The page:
The best way to get kids fired up and excited about reading and writing and drawing comics, of course, is to give them a bunch of awesome comics to read. Lots of school libraries will have a comics section, of course, but it can be very hard for teachers and librarians who are not themselves avid comics nuts to know where to start, or to know what material is appropriate for what age range. It is possible, though, and we can all look to the amazing library Richard Bruton set up in his school in Yorkshire as an example of what can be achieved - and if you have any doubts, go and ask Richard about what engagement and borrowing levels have been like with that library. It's really inspiring stuff, and frankly I dream of every school having access to such wonders.

You could even make comics ON your library, too, if you like. That seems to work pretty well.

There's a few ideas to get us started, anyway. And now, some Resources To Help You Do Those Things!


There are lots of great books on writing and drawing and making comics, of course, and lots of great resources available for free online, too. (I've collated links to a few such things in this always-handy blog post, for example). A lot of those resources tend to be suitable for slightly older kids, though. Happily, books for younger readers offering help and advice on How To Make Your Own Comics turn out to be very much like buses, in that you wait ages for one and then three come along all at once. To wit:

How To Make Awesome Comics
by me
(David Fickling Books)

Clearly the best book in the history of the universe, and one that every right-thinking human should read. I won't give you the hard-sell here, please refer to previous posts for that.

(One thing I'd just like to just be clear about, here: I'm not banging on about all this stuff in an attempt to sell my book, although I can appreciate how it may totally look like that. It's actually more that I made the book because I think this stuff is so important.)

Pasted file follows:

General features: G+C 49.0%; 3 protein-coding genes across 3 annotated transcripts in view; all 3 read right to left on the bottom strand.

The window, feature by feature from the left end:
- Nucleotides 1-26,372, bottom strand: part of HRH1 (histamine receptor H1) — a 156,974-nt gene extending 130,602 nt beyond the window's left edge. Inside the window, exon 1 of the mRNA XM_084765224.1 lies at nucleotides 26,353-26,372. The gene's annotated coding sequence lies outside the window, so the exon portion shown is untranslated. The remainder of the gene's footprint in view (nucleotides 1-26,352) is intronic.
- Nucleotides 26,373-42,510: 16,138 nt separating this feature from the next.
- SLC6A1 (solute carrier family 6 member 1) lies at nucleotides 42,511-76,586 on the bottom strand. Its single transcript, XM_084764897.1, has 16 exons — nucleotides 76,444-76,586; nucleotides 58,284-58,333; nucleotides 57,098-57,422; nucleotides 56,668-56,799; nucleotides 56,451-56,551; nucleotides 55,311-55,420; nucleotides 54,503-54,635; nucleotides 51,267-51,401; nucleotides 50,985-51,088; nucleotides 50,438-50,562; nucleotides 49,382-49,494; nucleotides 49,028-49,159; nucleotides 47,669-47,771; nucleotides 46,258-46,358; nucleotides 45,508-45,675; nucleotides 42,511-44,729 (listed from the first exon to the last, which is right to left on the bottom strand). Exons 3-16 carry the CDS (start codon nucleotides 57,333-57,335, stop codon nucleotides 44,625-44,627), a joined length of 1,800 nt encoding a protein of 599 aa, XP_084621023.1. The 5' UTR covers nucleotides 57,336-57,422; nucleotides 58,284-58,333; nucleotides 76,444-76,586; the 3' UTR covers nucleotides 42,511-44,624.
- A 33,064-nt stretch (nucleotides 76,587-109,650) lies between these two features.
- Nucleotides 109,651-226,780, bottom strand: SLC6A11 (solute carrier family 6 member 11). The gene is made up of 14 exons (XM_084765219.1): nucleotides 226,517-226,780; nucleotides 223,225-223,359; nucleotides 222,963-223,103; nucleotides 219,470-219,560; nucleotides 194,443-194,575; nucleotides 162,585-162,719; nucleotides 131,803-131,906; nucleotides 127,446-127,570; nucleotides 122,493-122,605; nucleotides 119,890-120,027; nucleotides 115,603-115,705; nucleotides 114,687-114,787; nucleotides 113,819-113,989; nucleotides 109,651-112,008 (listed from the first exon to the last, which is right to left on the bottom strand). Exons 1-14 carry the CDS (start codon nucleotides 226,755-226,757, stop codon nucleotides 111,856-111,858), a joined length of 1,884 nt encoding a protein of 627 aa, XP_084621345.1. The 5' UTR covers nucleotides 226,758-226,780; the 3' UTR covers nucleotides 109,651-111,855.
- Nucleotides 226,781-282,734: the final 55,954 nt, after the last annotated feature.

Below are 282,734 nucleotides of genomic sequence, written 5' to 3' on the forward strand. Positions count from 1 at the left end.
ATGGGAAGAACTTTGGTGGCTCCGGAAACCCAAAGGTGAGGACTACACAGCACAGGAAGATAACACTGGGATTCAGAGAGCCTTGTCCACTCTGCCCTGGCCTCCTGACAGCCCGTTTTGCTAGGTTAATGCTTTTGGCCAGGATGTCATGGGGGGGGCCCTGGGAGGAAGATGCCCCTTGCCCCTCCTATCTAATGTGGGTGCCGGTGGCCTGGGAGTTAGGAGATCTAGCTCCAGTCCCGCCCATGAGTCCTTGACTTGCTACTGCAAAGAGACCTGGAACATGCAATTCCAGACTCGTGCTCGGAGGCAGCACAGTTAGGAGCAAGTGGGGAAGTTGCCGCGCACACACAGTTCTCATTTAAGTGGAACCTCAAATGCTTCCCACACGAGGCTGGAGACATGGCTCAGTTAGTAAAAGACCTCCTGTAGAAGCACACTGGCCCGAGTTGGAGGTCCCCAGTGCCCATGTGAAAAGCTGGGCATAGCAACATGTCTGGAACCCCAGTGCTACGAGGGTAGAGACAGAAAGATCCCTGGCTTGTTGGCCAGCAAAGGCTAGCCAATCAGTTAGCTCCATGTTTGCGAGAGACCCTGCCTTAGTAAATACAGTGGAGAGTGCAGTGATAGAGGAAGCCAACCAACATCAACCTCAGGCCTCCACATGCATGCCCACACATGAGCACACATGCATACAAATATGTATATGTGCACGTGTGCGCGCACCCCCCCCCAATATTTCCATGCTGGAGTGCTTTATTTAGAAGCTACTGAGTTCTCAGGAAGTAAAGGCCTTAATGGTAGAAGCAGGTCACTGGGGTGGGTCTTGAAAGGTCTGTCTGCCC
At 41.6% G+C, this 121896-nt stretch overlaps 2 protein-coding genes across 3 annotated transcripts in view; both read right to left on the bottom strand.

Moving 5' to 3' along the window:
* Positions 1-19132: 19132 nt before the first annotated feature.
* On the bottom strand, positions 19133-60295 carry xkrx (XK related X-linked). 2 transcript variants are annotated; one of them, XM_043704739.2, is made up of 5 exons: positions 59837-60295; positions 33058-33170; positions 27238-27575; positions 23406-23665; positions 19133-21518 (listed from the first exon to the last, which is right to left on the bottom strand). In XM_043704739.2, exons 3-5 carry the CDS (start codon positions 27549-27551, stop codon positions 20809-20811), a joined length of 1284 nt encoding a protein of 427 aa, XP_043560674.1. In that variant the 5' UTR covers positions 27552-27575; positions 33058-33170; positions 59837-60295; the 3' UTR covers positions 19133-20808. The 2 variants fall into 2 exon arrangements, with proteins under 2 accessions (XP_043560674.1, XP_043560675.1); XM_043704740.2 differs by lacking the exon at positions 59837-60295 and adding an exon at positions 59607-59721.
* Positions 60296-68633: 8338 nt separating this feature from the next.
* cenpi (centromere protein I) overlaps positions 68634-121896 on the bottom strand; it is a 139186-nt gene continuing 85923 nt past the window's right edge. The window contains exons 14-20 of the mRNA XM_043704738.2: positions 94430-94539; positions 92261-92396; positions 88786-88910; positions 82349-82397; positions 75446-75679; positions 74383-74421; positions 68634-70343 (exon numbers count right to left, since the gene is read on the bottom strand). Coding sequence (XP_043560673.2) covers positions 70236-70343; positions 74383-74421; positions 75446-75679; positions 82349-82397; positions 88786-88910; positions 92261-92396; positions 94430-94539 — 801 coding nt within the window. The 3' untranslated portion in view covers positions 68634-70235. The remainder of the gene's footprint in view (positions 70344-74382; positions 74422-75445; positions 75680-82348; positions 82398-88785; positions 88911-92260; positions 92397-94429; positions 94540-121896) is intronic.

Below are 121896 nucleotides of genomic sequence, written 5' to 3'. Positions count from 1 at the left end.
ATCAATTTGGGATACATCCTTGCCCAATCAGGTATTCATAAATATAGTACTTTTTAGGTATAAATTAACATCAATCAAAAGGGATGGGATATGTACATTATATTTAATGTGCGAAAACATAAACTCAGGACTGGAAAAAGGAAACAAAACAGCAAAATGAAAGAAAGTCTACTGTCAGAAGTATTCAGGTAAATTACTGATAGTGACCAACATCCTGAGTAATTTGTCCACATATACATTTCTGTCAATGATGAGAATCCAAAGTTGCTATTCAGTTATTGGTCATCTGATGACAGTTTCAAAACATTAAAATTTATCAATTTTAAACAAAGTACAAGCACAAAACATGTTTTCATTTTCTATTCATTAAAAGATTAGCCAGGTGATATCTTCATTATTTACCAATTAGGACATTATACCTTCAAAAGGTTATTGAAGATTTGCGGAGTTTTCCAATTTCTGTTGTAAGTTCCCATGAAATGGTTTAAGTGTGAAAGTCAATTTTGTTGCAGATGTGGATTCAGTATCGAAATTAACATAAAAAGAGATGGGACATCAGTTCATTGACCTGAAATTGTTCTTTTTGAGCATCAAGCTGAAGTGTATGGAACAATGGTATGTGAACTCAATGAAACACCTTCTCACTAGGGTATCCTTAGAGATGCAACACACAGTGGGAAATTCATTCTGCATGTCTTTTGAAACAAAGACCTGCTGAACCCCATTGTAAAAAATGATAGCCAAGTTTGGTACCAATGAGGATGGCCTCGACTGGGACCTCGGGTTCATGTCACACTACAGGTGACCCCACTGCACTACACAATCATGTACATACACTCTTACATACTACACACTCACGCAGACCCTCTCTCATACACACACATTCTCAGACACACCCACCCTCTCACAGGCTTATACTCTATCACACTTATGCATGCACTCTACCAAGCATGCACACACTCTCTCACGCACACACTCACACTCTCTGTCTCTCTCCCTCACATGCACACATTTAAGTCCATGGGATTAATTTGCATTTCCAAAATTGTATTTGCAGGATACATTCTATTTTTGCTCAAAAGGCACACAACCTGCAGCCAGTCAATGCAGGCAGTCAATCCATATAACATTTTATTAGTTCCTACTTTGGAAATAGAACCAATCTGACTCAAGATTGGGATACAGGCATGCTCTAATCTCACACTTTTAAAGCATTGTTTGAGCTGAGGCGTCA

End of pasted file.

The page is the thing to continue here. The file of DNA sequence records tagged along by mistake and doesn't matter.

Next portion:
Available from: The Phoenix | Amazon | Page 45

Write and Draw Your Own Comics
by Louie Stowell and various 

A fantastic manual on all aspects of comics-making by Louie Stowell and various amazing artists including Jess Bradley, Laura Howell and, um, me again. SORRY. Includes stickers! (I'd be more specific but I haven't actually seen a copy yet. But going by this fantastic review from Read It Daddy, it sounds PRETTY GREAT.)

Available from: Amazon | Lots of other places I'm sure!

Let's Make Comics!
By Robin Etherington and Zak Simmonds-Hurn
(Oxford University Press)

One for even slightly younger kids, I believe, from the powerhouse team of one-half-of-the-Etherington-Brothers and the amazingly talented Zak Simmonds-Hurn.

Available from: Amazon

There you go, that should get you started!


Here is a quick, and no doubt highly incomplete, list of creators I know who visit schools and libraries and provide comics workshops. I've indicated where people are based, but of course people are able to travel; it's just as an indicator. Please contact each creator to enquire as to availability and rates.

Gary Northfield, shaping the minds of the nation's youth at the Cartoon Museum


Sarah McIntyre (Cakes in Space, Oliver and the Seawigs, Vern & Lettuce)
(please note, Sarah is booked up through the rest of 2014, at the very least)

Gary Northfield (Teenytinysaurs, Gary's Garden, Derek the Sheep)

Karen Rubins (The Phoenix)


The Etherington Brothers (Monkey Nuts, Long Gone Don, Baggage)


Adam Murphy (Corpse Talk, The Phoenix)


Laura Howell (The Beano, The DFC)


Daniel Clifford & Lee Robinson (Art Heroes) I say, that's just a few names - there's loads more great creators out there doing workshops, I just had to start somewhere. I'd like to try and maintain a fuller version of this list somewhere. I'm going to come back to that in Friday's post, in fact.


  • Here are direct links to some template comics pages, which can come in very handy when getting kids started:




Anyway. As I think I mentioned earlier, the very best way to get kids excited about reading and writing and making comics is to give them some awesome comics to read. Which brings us to...



  1. Just to let you know that Melanie (Library Mice) and I are compiling a new booklist for the Federation of Children's Book Groups focusing on comics and graphic novels- it will be ready April 2015, and then free to any one who wants it eg schools, clubs, individuals.

  2. UPDATE 1: I totally should have remembered to include the mighty Kev F Sutherland (The Beano, lots of stuff) in my list of Comics Creators Who Do Workshops, because he is THE DUDE AT THAT:
    (South West)

    UPDATE 2: The amazing Sarah McIntyre has a waaaaayyyyyyyyy more comprehensive list of Creators Who Do Workshops at the end of this (really, really excellent) post post giving advice to schools and libraries on how to run a successful author / illustrator visit: